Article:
Doaksville: Historic Ruin
Along the a stone fence in the northeastern side of the cemetery in Fort Towson (Choctaw County, Oklahoma) stands a strange set of
stairs. You go up the steps, then down them, and then you find yourself on a well-worn path that leads into the woods. And as you walk
along the path, you walk right into historic territory.

The town of Doaksville - now an archaeological site - lies at the end of the trail. The few stone ruins of a cellar, hotel, tavern, and jail belie
how busy this town once was, as during the 19th century, it was the main trading center in the early years of the Choctaw Nation after its
rebirth in Indian Territory.

Josiah Doak, a white trader from Mississippi, was considered a trustworthy ally of the Choctaws. It was at his store in the Choctaws'
original homelands that the Treaty of Doak's Stand in 1820 was signed, which negotiated the first wave of
Choctaw removal into Indian
Territory. Josiah and his brother moved to the new territory to set up shop and distribute the rations procured during negotiations
between the Choctaws, people from
southwestern Arkansas, and the U.S. government. Thus, when the first Choctaws arrived at nearby
Fort Towson in 1824, they found a safe and good place to settle.
Doaksville was not the first settlement that the Choctaws encountered as they entered Indian Territory, but compared to Eagletown, it was
well situated and much safer, as white settlers did not view the new town as a threat to their existence. Doaksville sat near the Kiamichi
River along Gates Creek, just a few miles north of its confluence with the Red River. This gave the town the ability to receive paddle
wheel traffic and shipments without worrying about the unpredictable Red River floods. It was also just a day's ride from the
Wheelock
Academy, the Choctaw Nation's first school in its new homelands; Armstrong Academy, the Nation's premier educational facility; and
Jonesborough, a large river port and ferry crossing into Texas. Fairly quickly, Doaksville became a trading center not just for the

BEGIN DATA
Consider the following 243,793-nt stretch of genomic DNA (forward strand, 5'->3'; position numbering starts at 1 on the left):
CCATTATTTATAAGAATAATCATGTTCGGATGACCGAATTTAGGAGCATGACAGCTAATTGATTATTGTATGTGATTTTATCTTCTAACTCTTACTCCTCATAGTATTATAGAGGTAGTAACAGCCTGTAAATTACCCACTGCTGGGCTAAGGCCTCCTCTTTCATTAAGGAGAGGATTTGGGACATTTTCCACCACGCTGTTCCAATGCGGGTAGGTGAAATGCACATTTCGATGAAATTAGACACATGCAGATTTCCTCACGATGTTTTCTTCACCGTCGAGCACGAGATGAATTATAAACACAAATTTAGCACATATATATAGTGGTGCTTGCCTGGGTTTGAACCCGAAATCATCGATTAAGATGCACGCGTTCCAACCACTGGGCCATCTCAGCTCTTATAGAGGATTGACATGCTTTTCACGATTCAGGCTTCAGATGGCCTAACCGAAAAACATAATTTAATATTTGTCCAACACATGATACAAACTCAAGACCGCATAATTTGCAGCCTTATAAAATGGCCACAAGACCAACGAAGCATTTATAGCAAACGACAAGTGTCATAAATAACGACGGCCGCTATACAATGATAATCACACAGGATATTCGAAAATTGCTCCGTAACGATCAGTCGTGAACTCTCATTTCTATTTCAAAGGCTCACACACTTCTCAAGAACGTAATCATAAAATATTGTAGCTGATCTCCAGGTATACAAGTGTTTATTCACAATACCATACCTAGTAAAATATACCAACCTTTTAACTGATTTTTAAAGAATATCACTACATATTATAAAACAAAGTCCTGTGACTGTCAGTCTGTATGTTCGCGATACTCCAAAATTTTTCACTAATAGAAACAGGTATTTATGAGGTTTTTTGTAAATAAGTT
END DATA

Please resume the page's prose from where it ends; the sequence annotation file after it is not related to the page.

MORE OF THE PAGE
Choctaws, but for Texans, Shawnees, Caddos, and other people who lived along the Red River in the ante-bellum period. From 1850 to
1863, it even served as a the seat of the Choctaw Nation until the papers were moved to Armstrong Academy.

After the Civil War, Doaksville kept on trucking until the fateful decision of the San Francisco and St. Louis Railway (Frisco), which placed
its tracks a few miles to the south of the town site as it built its line in the early years of the 20th century.
Doaksville was one happening town in the 1850s (University of Oklahoma).
Doaksville after the Civil War (Oklahoma Historical Society).
Doaksville-ians began to leave the town to set up shop along the tracks in the newly formed town of Fort Towson (named, of course, for
the historic fort). By and by, the old town diminished until nothing was left but ruins, which then sediment and random trees covered up.

The town site, though abandoned, remained not just in the hearts, but in the minds of Oklahomans as well: it was acquired by the
Oklahoma Historical Society in 1960. In the 1990s, the historical society - along with the University of Oklahoma and the Oklahoma
Anthropological Society field schools - began excavating the old town. They painstakingly uncovered the locations of several structures
that had rested on solid limestone foundations, including the old jail, hotel, and tavern. Above ground cisterns helped to pinpoint where
they should dig, and what appeared was a good outline of what the town once featured.

Though many of the structures were simple clapboard constructions that left few traces, Doaksville's status as an archaeological site has
made this former town a wonderful place to explore. The Oklahoma Historical Society has placed several interpretive signs all around the
paths to guide the visitor and explain what they're seeing. Nearby, another archaeological site -
the Wreck on the Red River - further
places historic Doaksville into context.  
The excavated fireplace (one of two) of Doaksville's former, two-story hotel, lies among overgrowth and dirt paths.
Near this cistern, the last Confederate General, Stand Waite (Cherokee) surrendered in 1865.
The remains of Doaksville's jail hint that the town needed more than just one cell.
This 1898 map of Indian Territory from the Library of Congress still shows Doaksville as a viable town.
It still retained a post office until 1903, when the railroad bypassed it.
The entrance to Doaksville is located where you see the red circle. Of course, in real life, that circle won't be there, so here are the directions:
From Fort Townson (Choctaw County, Oklahoma), go north to the cemetery on Red Road. Drive through the cemetery to the northeastern side of
the stone wall and find the stairs that will lead you to Doaksville. To find out where exactly Fort Towson is, click on this link:
Questions or comments? E-mail me: robin@redriverhistorian.com